Of Scams, Skeptics, and Big Lies to Swallow

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“Are you kidding?” he asked. “We reserve that right for the poor, the young, the black and the stupid.” – from the New York Times article “In America; Tobacco Dollars”, by Bob Herbert

“There’s a sucker born every minute.”

I first heard it from my Principles of PR professor in college, Ludmila Labagnoy: she said it was from one of the founders of traveling circus Barnum & Bailey, P.T. Barnum (although some contest that attribution.)

Back then, I wasn’t a big fan of Public Relations as a career: I was young and wanted to become a famous writer (I still do, by the way.) The quote though stuck to me ever since, and it echoed clearly in my mind as I walked away one night from a business meeting, shaking my head in dismay.

It started when an acquaintance messaged me over Facebook, saying that he had a business proposition in mind which he thought I’d be interested in. While I’m a big skeptic and I take a lot of things with a grain of salt, I resolved to let my curiosity take over and requested for more information. He couldn’t share it to me over email, he said — would I mind if he scheduled a meeting with one of his friends? I said I didn’t, so he arranged a meeting with his associate one weeknight so they could discuss the offer to me.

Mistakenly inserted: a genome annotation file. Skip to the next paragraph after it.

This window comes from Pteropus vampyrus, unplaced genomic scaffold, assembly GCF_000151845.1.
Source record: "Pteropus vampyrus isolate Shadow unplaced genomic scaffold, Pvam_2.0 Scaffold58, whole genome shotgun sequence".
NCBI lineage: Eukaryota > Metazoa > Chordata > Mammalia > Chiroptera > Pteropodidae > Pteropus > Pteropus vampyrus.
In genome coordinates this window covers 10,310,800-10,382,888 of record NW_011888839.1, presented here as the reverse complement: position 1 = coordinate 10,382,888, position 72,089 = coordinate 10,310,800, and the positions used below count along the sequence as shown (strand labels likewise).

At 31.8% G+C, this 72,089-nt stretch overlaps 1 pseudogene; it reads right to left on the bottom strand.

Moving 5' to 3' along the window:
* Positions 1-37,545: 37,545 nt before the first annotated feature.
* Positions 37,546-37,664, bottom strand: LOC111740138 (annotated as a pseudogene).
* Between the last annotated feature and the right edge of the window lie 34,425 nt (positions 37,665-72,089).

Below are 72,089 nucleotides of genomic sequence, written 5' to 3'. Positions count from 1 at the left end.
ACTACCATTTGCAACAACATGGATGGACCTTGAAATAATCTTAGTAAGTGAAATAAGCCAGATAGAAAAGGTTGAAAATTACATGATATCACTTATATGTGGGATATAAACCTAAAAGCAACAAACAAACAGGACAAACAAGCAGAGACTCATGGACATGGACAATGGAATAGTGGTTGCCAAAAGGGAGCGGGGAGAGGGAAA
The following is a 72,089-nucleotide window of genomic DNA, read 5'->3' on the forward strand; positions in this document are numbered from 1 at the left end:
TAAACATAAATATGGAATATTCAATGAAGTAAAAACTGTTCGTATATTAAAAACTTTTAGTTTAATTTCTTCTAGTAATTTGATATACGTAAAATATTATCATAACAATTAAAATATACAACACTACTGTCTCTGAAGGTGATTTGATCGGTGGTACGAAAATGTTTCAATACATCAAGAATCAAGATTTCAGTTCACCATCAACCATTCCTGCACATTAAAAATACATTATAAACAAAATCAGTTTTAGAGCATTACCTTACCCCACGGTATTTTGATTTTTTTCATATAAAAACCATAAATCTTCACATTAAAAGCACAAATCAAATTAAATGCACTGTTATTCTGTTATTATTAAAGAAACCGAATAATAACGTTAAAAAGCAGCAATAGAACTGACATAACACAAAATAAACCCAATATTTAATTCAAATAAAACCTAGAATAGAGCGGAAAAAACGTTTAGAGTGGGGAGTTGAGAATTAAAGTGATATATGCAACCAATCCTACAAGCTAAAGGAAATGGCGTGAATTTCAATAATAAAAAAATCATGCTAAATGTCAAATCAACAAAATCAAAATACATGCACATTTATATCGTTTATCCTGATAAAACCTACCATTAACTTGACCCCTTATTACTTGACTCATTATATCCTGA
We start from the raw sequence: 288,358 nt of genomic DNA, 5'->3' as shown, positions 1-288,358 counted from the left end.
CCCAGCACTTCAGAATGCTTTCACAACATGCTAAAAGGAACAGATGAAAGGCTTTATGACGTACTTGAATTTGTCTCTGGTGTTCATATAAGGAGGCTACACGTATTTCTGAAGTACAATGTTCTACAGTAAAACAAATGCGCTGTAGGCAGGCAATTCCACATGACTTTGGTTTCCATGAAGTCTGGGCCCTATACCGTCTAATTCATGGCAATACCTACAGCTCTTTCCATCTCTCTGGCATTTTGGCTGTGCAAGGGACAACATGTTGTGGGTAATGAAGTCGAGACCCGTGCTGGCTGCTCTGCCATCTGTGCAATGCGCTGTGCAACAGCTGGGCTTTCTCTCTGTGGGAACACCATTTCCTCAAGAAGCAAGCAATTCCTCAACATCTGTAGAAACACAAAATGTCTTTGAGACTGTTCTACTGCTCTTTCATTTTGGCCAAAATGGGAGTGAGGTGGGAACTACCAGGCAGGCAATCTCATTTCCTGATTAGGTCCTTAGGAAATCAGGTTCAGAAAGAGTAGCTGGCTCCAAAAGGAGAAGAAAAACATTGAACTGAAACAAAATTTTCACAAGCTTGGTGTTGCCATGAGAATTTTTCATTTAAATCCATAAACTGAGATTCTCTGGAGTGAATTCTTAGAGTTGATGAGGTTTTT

My suspicion was confirmed the moment his friend whipped out his iPad and presented to me the plan: it was a multilevel marketing scheme for a health & beauty brand. He showed numerous features in different newspapers and magazines, as well as their offices in Quezon City, Singapore, and Dubai. As a final flourish, he let me see photos of his mom in New York: the glittering American dream come true, thanks to the money he earned from their business.

Come decision time, he asked if I had questions. I told him that recent studies have surfaced discrediting the effectiveness of nutritional supplements, even causing harm to the pill-popping population. (I quote the Atlantic article: “[A] review of all existing studies involving more than 230,000 people who did or did not receive supplemental antioxidants found that vitamins increased the risk of cancer and heart disease.”)

But the story doesn’t end there, sadly (or funnily — depending on how you see it.) After my little speech, the guy was still bent on getting me on board, even saying,

“Well you don’t have to drink it: maybe you could refer people who’d be interested in selling this product?”

I can’t even begin to describe how I was absolutely floored by that statement.

I find it difficult to demonize people who have made great mistakes because they believed in what they did: a strong delusion can lead a lot of us to commit dumb things with firm conviction.  But to do stupid things knowing full well that you intend to delude others?

I can’t help but lose my hope in humanity, at times.

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